Mercier quickly surpassed Glover on the guitar, but he didn't mind, being the group's singer. Onstage, he found, he wasn't so shy. Not merely an instrumental band, but a surf-R&B-rock; 'n' roll mixture, the Pyramids were soon winning battle-of-the-bands competitions and moving up from teen dances in Elks lodges to concert stages. (For a detailed history of the Pyramids, check out Robert J. Dalley's book "Surfin' Guitars.")
Pyramids' bassist Steve Leonard was an electronics whiz who took to building equipment for the group.
"Steve was a real intelligent guy, and he built FM transmitters in our guitars," Glover said. "They think it's a big deal to have that now. We were doing it way back in 1963. There were people who didn't think we were playing because we didn't have any cords coming out of our guitars. But without those cords, we were up there jumping up and down, doing flips. We really worked on being a show band."
They hooked up with a manager who had an even greater flair for showmanship.
"We used to upstage the Beach Boys all the time," Glover recalled. "They'd think they were really doing something to arrive at a show in a limousine. We'd wait until they got there, and then come in and land in a helicopter. One time we did a gig somewhere--it might have been the Azusa Teen Canteen--where, once again, they came in a limousine, and we came in on elephants . I don't know where our manager got all that stuff."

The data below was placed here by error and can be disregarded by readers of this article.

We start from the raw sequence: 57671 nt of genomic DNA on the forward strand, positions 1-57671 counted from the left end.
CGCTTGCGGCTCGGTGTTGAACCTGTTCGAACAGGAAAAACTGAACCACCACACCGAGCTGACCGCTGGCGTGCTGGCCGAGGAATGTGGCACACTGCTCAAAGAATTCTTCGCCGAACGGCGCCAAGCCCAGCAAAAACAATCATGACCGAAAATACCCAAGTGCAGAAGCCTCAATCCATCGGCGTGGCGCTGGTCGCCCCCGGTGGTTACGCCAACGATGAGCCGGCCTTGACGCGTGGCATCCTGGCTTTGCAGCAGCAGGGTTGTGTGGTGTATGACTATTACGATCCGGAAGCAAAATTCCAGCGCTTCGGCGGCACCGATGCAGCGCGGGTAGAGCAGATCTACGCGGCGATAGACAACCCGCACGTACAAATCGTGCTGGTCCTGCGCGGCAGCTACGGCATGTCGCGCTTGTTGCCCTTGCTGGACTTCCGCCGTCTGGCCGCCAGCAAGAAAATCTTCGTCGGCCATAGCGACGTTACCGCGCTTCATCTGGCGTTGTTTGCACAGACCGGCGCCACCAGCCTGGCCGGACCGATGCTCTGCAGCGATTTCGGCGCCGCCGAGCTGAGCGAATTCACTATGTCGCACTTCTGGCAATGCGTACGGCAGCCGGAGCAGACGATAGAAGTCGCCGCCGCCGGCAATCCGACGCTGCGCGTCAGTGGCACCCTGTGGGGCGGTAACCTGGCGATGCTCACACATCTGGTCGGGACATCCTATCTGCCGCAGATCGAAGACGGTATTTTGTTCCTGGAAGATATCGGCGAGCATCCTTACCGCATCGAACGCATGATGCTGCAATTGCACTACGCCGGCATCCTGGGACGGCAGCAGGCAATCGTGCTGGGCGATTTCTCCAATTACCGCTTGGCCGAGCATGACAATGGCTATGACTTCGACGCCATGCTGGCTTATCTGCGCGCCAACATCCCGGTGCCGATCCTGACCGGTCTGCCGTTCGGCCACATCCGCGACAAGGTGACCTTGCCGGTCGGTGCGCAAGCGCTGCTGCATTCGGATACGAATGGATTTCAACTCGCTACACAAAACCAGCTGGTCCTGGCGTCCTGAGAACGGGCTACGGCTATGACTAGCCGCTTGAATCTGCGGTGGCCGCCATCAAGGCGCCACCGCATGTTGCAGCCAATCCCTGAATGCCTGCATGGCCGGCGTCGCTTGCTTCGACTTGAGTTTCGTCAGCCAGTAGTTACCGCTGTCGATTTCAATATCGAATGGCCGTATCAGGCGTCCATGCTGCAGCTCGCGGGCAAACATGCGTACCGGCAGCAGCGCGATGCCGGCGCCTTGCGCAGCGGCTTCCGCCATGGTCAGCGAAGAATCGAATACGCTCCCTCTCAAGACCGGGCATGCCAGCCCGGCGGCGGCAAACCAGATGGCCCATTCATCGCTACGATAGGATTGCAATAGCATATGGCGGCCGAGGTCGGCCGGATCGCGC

They played most of the Southern California spots the other surf bands did, including the Retail Clerks Union hall in Buena Park, the Pavalon Ballroom in Huntington Beach and the Rendezvous Ballroom on the Balboa Peninsula.
After the Chantays' success with "Pipeline," the Pyramids tried for a similar sound in the recording studio on "Penetration," written by Leonard. If Glover reproduces his original contribution to the record at Saturday's show, the audience will be watching him eat.
"For some reason I wasn't feeling it in the studio, and I had a sugar rush. So I said, 'Hey, I'm getting out of here,' went across the street and had my typical meal in those days, which was Hostess cupcakes and a 7-Up. Then heading back I came across Brian Wilson and Mike Love--because the Beach Boys recorded in the same studio--and I started talking to them. And then I remembered 'Uh-oh, we're recording!' And when I got back in the studio, Skip had recorded my guitar part," he said.
Glover's chance to shine was on the flip side. His songwriting and falsetto vocal on "Here Comes Marsha" made it one of the most haunting, though little-known, ballad gems of its time, conjuring bittersweet memories of innocent times. There was certainly no great complexity to the song's origin.
"I wrote it for Steve's girlfriend, Marsha Young. Everybody loved that girl. Everybody wanted to go out with Marsha. So one day I'm out there on the lawn, and there she was, walking down the sidewalk with Steve, so," Glover sang, "here comes Marsha. "